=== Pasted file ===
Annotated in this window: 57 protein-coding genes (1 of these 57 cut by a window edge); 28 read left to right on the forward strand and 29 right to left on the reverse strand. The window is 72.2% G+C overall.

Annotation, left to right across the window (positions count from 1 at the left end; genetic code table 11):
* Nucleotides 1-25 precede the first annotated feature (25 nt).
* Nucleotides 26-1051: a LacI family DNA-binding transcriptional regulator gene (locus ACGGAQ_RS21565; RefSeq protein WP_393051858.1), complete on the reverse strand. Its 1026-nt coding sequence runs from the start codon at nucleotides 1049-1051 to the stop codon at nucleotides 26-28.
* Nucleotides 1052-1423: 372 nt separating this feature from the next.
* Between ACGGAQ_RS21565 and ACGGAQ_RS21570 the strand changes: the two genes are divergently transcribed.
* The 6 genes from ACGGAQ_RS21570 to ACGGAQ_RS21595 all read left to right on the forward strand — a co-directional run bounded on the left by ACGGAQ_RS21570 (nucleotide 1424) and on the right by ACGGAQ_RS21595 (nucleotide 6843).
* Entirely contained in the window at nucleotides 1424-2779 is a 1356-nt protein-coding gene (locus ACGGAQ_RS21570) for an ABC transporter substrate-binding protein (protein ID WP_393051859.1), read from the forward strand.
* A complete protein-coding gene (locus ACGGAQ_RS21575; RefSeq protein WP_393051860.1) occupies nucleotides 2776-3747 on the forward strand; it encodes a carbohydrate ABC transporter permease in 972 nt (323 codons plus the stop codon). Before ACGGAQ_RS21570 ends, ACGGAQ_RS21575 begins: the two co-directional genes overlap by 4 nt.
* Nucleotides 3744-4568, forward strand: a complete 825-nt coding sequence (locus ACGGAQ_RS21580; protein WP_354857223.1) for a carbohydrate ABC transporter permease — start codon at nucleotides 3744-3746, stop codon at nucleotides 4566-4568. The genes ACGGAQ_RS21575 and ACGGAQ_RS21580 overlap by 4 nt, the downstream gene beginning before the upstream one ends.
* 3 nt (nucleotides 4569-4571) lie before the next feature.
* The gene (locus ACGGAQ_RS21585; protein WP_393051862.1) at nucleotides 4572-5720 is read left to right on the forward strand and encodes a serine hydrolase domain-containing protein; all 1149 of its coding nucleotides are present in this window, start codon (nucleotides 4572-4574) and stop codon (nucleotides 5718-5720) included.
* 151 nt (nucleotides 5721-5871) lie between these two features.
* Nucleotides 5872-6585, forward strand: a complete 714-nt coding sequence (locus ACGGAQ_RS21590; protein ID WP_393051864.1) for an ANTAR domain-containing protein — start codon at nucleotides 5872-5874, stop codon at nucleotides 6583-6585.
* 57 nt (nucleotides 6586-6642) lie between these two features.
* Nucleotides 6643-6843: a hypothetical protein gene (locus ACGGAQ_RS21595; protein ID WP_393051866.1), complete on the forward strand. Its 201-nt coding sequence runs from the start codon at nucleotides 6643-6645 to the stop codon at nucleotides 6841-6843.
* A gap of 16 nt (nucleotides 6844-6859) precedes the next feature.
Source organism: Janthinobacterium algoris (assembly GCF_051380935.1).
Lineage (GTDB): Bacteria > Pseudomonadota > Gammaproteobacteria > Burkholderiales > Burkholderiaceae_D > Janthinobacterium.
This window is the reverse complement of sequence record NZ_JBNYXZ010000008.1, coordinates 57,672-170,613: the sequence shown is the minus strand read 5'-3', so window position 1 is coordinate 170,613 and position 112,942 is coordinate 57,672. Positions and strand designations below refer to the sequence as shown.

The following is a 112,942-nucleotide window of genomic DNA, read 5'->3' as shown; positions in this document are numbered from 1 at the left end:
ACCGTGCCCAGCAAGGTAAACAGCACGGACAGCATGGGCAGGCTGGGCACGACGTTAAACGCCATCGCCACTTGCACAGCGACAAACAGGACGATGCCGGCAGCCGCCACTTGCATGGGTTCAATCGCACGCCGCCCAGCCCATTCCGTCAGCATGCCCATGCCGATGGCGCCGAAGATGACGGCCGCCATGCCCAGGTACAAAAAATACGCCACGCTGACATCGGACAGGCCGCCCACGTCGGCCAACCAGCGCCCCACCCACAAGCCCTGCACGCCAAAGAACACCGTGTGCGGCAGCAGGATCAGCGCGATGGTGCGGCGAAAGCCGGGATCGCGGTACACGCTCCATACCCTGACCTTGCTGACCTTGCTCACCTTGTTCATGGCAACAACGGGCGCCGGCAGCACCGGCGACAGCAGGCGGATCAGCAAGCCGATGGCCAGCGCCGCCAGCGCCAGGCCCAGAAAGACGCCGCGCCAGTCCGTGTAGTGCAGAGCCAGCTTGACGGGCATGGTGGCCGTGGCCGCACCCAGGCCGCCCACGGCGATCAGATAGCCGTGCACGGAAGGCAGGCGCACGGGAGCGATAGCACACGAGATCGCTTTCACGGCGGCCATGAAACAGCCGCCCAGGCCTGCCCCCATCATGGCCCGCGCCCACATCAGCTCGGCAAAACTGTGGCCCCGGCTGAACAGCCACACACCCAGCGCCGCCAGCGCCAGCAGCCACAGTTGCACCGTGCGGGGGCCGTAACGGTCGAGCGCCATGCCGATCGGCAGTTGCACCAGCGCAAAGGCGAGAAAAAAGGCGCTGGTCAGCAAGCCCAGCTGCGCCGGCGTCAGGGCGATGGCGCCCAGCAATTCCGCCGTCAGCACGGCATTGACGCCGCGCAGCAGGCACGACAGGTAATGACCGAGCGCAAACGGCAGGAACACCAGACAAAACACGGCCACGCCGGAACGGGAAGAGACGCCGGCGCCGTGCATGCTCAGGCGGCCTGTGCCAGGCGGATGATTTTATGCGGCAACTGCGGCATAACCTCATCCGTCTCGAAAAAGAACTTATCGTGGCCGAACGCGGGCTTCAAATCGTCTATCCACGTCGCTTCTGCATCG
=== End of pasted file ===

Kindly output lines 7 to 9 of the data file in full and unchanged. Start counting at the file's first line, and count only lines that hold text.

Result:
* The 6 genes from ACGGAQ_RS21570 to ACGGAQ_RS21595 all read left to right on the forward strand — a co-directional run bounded on the left by ACGGAQ_RS21570 (nucleotide 1424) and on the right by ACGGAQ_RS21595 (nucleotide 6843).
* Entirely contained in the window at nucleotides 1424-2779 is a 1356-nt protein-coding gene (locus ACGGAQ_RS21570) for an ABC transporter substrate-binding protein (protein ID WP_393051859.1), read from the forward strand.
* A complete protein-coding gene (locus ACGGAQ_RS21575; RefSeq protein WP_393051860.1) occupies nucleotides 2776-3747 on the forward strand; it encodes a carbohydrate ABC transporter permease in 972 nt (323 codons plus the stop codon). Before ACGGAQ_RS21570 ends, ACGGAQ_RS21575 begins: the two co-directional genes overlap by 4 nt.